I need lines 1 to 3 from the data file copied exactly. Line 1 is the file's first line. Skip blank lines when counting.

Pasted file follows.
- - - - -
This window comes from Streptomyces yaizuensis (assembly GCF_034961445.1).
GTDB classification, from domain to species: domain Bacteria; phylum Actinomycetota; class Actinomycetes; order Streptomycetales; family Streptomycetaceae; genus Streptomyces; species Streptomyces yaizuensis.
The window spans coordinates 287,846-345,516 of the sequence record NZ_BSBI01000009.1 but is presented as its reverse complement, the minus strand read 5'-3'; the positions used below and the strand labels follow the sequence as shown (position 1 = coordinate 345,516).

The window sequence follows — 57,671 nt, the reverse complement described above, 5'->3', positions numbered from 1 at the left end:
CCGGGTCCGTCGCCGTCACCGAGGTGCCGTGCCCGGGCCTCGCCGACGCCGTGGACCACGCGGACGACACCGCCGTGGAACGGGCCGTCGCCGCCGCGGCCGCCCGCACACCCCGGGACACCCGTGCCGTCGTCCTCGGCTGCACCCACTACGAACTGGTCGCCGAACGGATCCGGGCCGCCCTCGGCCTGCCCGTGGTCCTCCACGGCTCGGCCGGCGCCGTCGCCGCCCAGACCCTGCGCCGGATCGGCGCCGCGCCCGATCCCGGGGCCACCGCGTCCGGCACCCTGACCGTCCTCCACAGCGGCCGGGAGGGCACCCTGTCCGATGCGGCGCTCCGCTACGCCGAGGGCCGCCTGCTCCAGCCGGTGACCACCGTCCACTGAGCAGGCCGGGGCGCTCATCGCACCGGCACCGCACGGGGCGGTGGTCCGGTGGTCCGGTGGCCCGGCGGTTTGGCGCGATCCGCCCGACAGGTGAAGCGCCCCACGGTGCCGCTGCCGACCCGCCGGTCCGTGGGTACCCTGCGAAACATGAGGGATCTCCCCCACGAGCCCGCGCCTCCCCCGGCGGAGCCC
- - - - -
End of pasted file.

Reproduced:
This window comes from Streptomyces yaizuensis (assembly GCF_034961445.1).
GTDB classification, from domain to species: domain Bacteria; phylum Actinomycetota; class Actinomycetes; order Streptomycetales; family Streptomycetaceae; genus Streptomyces; species Streptomyces yaizuensis.
The window spans coordinates 287,846-345,516 of the sequence record NZ_BSBI01000009.1 but is presented as its reverse complement, the minus strand read 5'-3'; the positions used below and the strand labels follow the sequence as shown (position 1 = coordinate 345,516).